By: Sean Crose
There are those – and there are quite a few of them – who feel Canelo Alvarez deserved to lose his November 2017 megabout with Gennady Golovkin. Indeed, the close, exciting contest was ruled a draw, a decision decried as unfair by many in and around the fight world. Judge Adelaide Byrd’s outrageous score of 118-110 didn’t help stem the tide of charges that Canelo was a favored child of the fight world, and particularly of Las Vegas, where the bout was held. During a Tuesday press conference to kick in the pre-fight hype for Canelo-Golovkin II showdown this coming Cinco De Mayo weekend, however, Canelo himself responded to numerous accusations.
“I respect all judges,” he said. “Some people see things differently.” The Mexican superstar made it clear that he himself wasn’t happy with how things turned out during the first match with Golovkin. “I saw myself winning by two points.” While admitting that Kazakh warrior Golovkin was a tough opponent (“It was a fight I had to work hard for.”) Canelo acknowledged that he could have performed better in the ring. “I learned a lot,” he said of the experience. “I made him miss. There were a lot of openings I didn’t take advantage of. Things we’re going to work on in the gym. We’re going to take advantage of the those openings (in the rematch).
Canelo was particularly rankled by criticism that he “ran” from Golovkin during their first match instead of standing and trading with the knockout artist. “I did what I had to do,” Canelo said. “I did what I planned out to do. I went in there. I outboxed him. I laid on the ropes. I made him miss. I controlled from the center of the ring.” No fighter likes the charge of being a runner, as it insinuates a lack of courage. Canelo is clearly no exception. “ Its not he same thing,” he claimed. “I’m a technical fighter that knows how to make a fighter miss, that knows how to counter punch, (rather) than just a jackass coming forward throwing punches and being hit.” Canelo continued to defend his style when faced with the criticism of Able Sanchez, Golovkin’s trainer. “I know how to box,” Canelo stated. “I know how to use other techniques. He (Sanchez) should know that if he’s the so called best trainer.”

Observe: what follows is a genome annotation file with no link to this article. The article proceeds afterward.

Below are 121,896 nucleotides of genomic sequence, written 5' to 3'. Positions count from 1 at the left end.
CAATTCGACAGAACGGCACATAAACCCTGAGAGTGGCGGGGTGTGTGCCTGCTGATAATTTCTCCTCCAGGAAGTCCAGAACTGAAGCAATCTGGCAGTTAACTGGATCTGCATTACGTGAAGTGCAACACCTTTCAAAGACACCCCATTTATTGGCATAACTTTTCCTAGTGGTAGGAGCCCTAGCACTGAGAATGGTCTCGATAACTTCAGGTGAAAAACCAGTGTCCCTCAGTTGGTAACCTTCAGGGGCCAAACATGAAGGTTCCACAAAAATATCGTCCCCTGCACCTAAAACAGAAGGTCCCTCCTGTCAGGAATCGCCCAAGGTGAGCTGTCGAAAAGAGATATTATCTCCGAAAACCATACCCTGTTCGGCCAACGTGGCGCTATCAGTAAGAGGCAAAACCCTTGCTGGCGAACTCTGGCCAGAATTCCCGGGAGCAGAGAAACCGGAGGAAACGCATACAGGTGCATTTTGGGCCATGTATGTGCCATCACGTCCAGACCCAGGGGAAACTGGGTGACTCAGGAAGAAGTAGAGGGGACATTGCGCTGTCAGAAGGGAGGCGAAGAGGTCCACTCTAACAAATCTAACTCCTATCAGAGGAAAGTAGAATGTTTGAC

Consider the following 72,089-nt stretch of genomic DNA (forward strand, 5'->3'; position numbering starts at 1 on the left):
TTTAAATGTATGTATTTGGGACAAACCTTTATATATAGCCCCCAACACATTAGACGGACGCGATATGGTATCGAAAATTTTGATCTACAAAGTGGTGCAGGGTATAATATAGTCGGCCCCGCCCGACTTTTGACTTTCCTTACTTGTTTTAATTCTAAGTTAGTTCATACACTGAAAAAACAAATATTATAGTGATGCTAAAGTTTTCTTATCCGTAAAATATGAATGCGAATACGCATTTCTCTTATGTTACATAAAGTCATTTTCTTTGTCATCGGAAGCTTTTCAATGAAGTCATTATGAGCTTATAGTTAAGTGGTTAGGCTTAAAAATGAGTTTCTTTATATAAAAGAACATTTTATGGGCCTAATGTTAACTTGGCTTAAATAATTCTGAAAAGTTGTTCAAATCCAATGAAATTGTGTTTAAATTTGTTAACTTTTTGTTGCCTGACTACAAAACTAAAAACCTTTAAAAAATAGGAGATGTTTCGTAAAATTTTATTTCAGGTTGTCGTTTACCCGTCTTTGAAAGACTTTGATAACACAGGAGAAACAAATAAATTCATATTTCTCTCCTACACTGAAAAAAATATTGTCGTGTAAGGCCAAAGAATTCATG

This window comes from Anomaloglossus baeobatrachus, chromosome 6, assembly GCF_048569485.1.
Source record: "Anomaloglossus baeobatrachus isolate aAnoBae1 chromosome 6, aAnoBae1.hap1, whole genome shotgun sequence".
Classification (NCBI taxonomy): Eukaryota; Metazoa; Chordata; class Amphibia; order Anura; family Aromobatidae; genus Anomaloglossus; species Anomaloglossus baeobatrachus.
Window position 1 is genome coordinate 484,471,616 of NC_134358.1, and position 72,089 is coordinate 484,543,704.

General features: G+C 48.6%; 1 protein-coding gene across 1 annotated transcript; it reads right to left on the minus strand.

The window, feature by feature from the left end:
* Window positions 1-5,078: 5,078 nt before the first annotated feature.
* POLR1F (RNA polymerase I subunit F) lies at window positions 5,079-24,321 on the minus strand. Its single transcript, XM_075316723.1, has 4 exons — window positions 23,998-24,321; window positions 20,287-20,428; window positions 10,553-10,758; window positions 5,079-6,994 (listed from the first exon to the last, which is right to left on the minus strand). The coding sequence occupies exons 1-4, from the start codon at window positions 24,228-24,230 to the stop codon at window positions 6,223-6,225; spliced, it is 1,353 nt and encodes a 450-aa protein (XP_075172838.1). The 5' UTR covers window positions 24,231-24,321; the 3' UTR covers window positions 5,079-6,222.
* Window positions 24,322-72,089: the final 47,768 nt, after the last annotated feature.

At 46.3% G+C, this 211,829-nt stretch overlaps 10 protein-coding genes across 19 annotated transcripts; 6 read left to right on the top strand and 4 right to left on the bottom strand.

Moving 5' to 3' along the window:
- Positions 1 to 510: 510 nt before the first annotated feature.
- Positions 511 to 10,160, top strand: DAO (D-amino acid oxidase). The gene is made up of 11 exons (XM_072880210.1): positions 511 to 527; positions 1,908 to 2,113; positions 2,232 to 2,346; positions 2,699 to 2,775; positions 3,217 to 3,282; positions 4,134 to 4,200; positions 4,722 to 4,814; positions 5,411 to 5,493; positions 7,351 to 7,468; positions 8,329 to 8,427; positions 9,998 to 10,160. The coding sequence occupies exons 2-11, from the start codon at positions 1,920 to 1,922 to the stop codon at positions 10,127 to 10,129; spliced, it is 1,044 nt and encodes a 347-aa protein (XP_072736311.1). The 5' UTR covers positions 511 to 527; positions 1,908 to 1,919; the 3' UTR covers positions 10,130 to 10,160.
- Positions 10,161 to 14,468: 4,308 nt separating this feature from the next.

Canelo, who first became famous as a very young man when he faced the iconic Floyd Mayweather in 2013, now feels he is a far more complete fighter than his younger self was. “ It’s totally different,” he said in response to a query regarding his respective fights with Mayweather and Golovkin. “When I fought Floyd, I think I lost to experience…today, give years later, I have a lot more experience. It was two different eras.” Canelo was also asked about Golovkin’s vaunted power, which had taken many opponents before Canelo out before the final bell. “Look,” he said of Golovkin, “he landed some good punches. I can withstand them. I didn’t really feel it. I hope it was his best punch.”
There’s no doubt that perhaps the most famous fighter in the world is confident heading into the rematch. He’s also eager to make it clear who the better fighter is out of Golovkin and himself. “Now we have an opportunity to break that tie,” he said. As for Golovkin: “I can end it before the distance and knock him out.” Canelo-Golovkin II will do down May fifth at the T-Mobile Arena in Las Vegas and will be aired live via HBO par per view.
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